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MatrixTransform Class

Creates an arbitrary affine matrix transformation that is used to manipulate objects or coordinate systems in a 2-D plane. 

Namespace:  System.Windows.Media
Assembly:  PresentationCore (in PresentationCore.dll)
XMLNS for XAML: http://schemas.microsoft.com/winfx/2006/xaml/presentation, http://schemas.microsoft.com/netfx/2007/xaml/presentation

'Declaration
Public NotInheritable Class MatrixTransform _
	Inherits Transform
'Usage
Dim instance As MatrixTransform
<MatrixTransform .../>
<object property="m11, m12, m21, m22, offsetX, offsetY"/>
- or -
<object property="Identity"/>

XAML Values

m11

System.Double

The value at position (1, 1) of the transformation Matrix.

m12

System.Double

The value at position (1, 2) of the transformation Matrix.

m21

System.Double

The value at position (2, 1) of the transformation Matrix.

m22

System.Double

The value at position (2, 2) of the transformation Matrix.

offsetX

System.Double

The value at position (3, 1) of the transformation Matrix.

offsetY

System.Double

The value at position (3, 2) of the transformation Matrix.

Use the MatrixTransform class to create custom transformations that are not provided by the RotateTransform, SkewTransform, ScaleTransform, or TranslateTransform classes.

A 3x3 matrix is used for transformations in a 2-D x-y plane. You can multiply affine matrix transformations to form linear transformations, such as rotation and skew (shear) that are followed by translation.

An affine matrix transformation has its final column equal to (0, 0, 1); therefore, you only have to specify the members in the first two columns.

A Windows Presentation Foundation (WPF) Matrix has the following structure:

The members in the last row, OffsetX and OffsetY, represent translation values.

Methods and properties usually specify the transformation matrix as a vector that has only six members; the members are as follows:

    (M11, M12, M21, M22, OffsetX, OffsetY)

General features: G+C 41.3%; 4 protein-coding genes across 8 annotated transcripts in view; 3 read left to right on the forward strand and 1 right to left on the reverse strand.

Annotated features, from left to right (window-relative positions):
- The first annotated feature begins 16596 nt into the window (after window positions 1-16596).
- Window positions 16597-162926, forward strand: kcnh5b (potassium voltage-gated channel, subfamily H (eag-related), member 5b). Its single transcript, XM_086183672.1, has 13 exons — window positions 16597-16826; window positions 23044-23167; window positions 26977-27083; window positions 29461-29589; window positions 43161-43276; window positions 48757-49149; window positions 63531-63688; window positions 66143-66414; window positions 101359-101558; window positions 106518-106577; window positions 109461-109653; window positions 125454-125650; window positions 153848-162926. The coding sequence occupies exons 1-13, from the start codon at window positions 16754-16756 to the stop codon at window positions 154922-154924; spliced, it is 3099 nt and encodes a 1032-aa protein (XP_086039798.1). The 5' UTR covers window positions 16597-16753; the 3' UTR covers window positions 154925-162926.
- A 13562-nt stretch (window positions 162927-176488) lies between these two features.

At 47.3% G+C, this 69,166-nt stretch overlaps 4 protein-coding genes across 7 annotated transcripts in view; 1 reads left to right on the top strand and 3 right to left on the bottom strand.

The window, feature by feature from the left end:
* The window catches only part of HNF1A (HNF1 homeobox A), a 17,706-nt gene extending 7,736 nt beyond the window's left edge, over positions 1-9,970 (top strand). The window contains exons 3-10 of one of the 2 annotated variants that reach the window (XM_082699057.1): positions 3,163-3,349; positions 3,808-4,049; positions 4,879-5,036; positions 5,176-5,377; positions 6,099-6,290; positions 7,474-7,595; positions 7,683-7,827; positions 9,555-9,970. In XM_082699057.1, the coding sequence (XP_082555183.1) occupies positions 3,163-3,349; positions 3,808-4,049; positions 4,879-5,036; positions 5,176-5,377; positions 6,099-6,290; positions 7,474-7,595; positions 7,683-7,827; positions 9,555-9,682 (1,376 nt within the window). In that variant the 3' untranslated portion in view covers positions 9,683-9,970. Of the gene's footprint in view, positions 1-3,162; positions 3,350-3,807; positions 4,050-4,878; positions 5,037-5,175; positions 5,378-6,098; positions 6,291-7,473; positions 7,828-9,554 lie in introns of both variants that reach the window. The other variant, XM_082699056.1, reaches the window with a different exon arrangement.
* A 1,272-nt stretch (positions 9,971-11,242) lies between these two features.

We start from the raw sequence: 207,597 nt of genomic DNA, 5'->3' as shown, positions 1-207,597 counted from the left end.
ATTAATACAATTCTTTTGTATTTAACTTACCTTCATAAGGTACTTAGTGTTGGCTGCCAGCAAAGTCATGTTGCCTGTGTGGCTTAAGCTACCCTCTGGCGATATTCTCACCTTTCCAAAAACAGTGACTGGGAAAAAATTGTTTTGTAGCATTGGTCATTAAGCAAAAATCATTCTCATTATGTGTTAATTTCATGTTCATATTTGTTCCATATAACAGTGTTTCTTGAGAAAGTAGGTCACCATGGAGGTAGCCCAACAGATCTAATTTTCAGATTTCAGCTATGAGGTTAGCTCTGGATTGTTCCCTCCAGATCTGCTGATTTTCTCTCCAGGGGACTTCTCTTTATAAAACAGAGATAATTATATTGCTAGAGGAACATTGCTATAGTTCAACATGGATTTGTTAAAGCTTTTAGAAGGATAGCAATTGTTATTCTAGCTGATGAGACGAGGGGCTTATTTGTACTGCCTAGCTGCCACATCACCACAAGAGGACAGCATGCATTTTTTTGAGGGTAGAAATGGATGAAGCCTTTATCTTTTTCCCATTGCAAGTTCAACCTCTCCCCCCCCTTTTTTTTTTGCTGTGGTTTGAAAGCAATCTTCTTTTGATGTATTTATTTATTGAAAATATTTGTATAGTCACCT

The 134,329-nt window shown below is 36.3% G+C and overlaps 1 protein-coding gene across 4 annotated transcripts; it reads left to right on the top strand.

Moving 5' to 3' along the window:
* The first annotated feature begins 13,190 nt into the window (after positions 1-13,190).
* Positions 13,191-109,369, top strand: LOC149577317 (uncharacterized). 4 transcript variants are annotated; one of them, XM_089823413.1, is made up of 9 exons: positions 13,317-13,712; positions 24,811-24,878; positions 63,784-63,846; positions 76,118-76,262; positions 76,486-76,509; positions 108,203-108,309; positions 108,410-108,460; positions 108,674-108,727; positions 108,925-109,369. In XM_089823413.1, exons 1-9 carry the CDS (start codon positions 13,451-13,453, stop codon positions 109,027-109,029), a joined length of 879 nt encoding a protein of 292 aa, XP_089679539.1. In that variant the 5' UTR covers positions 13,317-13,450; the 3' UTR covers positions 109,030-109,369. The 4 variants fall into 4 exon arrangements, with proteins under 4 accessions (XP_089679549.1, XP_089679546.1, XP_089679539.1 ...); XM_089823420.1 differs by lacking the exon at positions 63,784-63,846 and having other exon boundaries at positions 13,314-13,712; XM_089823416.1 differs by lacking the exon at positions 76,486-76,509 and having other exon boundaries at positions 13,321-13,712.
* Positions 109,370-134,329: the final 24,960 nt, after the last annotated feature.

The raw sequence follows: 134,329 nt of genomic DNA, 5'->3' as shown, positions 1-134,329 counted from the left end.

This example shows how to use a MatrixTransform to translate (move) the position, stretch, and skew of a Button.

NoteNote:

Use the MatrixTransform class to create custom transformations that are not provided by the RotateTransform, SkewTransform, ScaleTransform, or TranslateTransform classes.

<Page xmlns="http://schemas.microsoft.com/winfx/2006/xaml/presentation" 
  xmlns:x="http://schemas.microsoft.com/winfx/2006/xaml" >
  <StackPanel Margin="20">
    <Canvas HorizontalAlignment="Left" Width="340" Height="240" >

      <Button MinWidth="100">Click
        <Button.RenderTransform>
          <MatrixTransform x:Name="myMatrixTransform">
            <MatrixTransform.Matrix >

              <!-- OffsetX and OffsetY specify the position of the button,
              M11 stretches it, and M12 skews it. -->
              <Matrix OffsetX="10" OffsetY="100" M11="3" M12="2"/>
            </MatrixTransform.Matrix>
          </MatrixTransform>
        </Button.RenderTransform>
      </Button>
    </Canvas>
  </StackPanel>
</Page>

More Code

How to: Animate a Matrix by Using Key Frames This example shows how to animate the Matrix property of a MatrixTransform by using key frames.
How to: Animate an Object Along a Path (Matrix Animation) This example shows how to use the MatrixAnimationUsingPath class to animate an object along a path that is defined by a PathGeometry.

Any public static (Shared in Visual Basic) members of this type are thread safe. Any instance members are not guaranteed to be thread safe.

Windows 7, Windows Vista, Windows XP SP2, Windows Server 2008 R2, Windows Server 2008, Windows Server 2003

The .NET Framework and .NET Compact Framework do not support all versions of every platform. For a list of the supported versions, see .NET Framework System Requirements.

.NET Framework

Supported in: 3.5, 3.0

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